Does that mean we should not buy insurance? Keep a spare tire in our car trunk? Save for emergencies? The book of Proverbs offers practical tips on being prepared for unforeseen problems. The book stresses, however, the need to look first to God for help.

We don’t know what will happen in the future—what icebergs might sink our ship—because some things are out of our control. But we can trust God to be our strength, our peace, and our joy as He walks with us through our difficulties.

Lord, You are “our refuge and strength, a very present help in trouble. Therefore we will not fear, even though the earth be removed, and though the mountains be carried into the midst of the sea.” (Psalm 46:1) Amen.


Friday, April 6, 2012


The grass in my Backyard Bowl is growing faster than Jack’s beanstalk. Soon it will be time for me to mow—and here I sit with a wadzillion writing and marketing projects facing me. But I can’t have the woods encroaching clear to my doorstep. If I neglect the mowing, soon mosquitoes and other little critters will take over. I’ll just have to resign myself to do the mowing, come hail or high water. But from experience I know the sacrifice will be worth volumes. I’ll find joy in the exercise and fresh air, I’ll gain time away from my office to spend with Jesus in prayer, and I’ll learn something new and inspiring that I can share through my writing. Can you find joy in some sacrifice today?



When my grandmother was eight years old, her mom died. Her oldest sister broke the engagement with her fiancé to help their dad raise Grandma and her five other siblings. Grandma’s sister never married. I think often of the grand sacrifice she made for the sake of her family.

Many parents sacrifice their time, talents, and careers in order to nurture their children. Couples also are willing to make compromises in order to strengthen their marriages. Such sacrifices may be expected, and can certainly bring joy, especially when the benefits become apparent.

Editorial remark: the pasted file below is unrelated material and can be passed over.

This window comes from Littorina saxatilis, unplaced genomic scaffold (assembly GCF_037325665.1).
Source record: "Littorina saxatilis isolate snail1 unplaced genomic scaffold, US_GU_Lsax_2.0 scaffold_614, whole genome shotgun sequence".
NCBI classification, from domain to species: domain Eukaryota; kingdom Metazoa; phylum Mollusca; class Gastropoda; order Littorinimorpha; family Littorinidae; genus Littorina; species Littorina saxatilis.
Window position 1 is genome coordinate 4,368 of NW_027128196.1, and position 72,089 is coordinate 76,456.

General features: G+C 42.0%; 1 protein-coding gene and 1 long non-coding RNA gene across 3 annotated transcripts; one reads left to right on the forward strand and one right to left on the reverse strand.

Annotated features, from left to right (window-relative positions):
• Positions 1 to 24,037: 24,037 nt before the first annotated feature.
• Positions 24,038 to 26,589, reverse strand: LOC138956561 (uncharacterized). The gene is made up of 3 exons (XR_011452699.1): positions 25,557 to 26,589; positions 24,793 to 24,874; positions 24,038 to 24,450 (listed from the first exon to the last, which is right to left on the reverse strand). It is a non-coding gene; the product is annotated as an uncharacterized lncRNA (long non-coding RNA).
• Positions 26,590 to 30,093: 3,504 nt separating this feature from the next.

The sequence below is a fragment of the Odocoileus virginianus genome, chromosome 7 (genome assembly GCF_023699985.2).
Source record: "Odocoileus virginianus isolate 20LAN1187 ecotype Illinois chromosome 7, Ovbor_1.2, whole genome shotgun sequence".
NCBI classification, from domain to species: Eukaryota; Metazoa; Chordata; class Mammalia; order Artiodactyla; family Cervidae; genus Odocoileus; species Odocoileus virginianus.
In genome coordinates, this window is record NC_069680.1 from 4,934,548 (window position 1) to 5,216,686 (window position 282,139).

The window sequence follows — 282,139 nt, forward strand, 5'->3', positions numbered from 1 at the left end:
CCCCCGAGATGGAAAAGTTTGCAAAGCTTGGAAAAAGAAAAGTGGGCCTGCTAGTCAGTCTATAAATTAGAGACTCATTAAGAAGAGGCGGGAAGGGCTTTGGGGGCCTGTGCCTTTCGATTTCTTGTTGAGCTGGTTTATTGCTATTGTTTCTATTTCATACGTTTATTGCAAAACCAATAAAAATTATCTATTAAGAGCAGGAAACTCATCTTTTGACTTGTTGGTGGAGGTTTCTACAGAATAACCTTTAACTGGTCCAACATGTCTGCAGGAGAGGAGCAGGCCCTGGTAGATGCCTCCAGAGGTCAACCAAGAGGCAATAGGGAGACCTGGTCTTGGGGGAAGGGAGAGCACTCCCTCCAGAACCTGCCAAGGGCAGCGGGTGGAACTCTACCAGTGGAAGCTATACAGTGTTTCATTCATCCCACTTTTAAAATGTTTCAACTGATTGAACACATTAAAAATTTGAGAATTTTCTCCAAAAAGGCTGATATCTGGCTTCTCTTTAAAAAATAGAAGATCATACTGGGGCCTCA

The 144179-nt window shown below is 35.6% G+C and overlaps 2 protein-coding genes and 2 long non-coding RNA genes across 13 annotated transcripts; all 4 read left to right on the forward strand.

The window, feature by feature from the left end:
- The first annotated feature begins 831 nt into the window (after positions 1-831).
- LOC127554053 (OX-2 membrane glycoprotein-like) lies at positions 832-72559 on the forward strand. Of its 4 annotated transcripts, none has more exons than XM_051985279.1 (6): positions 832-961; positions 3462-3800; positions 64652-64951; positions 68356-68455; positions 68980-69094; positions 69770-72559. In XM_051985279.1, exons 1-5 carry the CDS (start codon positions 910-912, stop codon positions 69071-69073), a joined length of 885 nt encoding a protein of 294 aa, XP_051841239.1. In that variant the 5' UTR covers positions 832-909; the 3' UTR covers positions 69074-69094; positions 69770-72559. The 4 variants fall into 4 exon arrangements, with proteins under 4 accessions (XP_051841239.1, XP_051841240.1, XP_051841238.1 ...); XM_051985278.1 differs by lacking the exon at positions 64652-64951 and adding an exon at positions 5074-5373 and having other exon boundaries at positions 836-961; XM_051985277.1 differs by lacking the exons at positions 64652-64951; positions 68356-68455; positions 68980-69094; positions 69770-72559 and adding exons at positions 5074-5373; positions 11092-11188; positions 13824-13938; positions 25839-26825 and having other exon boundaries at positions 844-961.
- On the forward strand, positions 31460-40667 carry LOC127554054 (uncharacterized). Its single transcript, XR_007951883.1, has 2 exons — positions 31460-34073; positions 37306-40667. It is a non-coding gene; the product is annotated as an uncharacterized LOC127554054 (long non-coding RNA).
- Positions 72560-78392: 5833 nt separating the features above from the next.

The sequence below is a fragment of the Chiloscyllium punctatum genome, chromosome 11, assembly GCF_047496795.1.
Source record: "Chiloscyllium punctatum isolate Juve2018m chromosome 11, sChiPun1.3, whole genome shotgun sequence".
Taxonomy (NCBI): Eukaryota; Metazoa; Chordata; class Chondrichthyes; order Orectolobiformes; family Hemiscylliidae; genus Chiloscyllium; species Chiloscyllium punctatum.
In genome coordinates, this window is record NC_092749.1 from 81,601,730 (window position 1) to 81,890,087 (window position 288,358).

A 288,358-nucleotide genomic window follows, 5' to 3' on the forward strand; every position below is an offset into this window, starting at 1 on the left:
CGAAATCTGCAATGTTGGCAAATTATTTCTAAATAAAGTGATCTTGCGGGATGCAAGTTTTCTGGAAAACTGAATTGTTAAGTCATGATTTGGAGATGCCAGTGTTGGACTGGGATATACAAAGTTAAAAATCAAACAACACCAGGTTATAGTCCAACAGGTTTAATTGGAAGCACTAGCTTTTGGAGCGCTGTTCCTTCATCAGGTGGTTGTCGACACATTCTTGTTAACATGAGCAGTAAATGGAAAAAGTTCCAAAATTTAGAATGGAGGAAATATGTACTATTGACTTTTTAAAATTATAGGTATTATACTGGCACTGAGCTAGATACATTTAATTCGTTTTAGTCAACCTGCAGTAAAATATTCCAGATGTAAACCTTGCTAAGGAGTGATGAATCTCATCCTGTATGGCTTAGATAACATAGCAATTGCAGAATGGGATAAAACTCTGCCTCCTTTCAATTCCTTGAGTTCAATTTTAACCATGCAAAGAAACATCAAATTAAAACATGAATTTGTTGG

We think about the sacrifices our servicemen and women give, too—in their time away from home, job, and family, and in their willingness to die for our country. We read stories about other people who have given their lives to save others: fire fighters, parents, everyday citizens, even children.

During this Easter week we reflect on God’s ultimate sacrifice of His Son, Jesus Christ. It’s difficult to imagine that the Creator of the universe, the all-powerful God, would bend so low as to offer His only Son for our sake. His reason, pure and simple, is His unbounded love for us. The apostle Paul prayed that we “may be able to comprehend with all the saints what is the width and length and depth and height  …” of Christ’s love, “which passes knowledge.” (Ephesians 3:18-19)

Most of us probably know the most recognizable verse in the Bible, John 3:16. “For God so loved the world that He gave His only begotten Son, that whoever believes in Him should not perish but have everlasting life.” John 3:17 reads: “for God did not send His Son into the world to condemn the world, but that the world through Him might be saved.”

Throughout history, people everywhere—including God’s chosen Israelites—witnessed miracle after miracle and yet chose to turn away from Him. God did not give up on mankind, however. He sent Jesus to dwell among men in the most humble manner possible that we might live. Jesus our great Shepherd, became our sacrificial lamb. He who knew no sin willingly, joyfully took on our sin that we can be restored as His children. There is no father on earth like our heavenly Father.